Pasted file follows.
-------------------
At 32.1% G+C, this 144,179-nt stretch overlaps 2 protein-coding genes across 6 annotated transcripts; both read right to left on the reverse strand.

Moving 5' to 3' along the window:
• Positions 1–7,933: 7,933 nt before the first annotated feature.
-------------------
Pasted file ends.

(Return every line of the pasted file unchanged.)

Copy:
At 32.1% G+C, this 144,179-nt stretch overlaps 2 protein-coding genes across 6 annotated transcripts; both read right to left on the reverse strand.

Moving 5' to 3' along the window:
• Positions 1–7,933: 7,933 nt before the first annotated feature.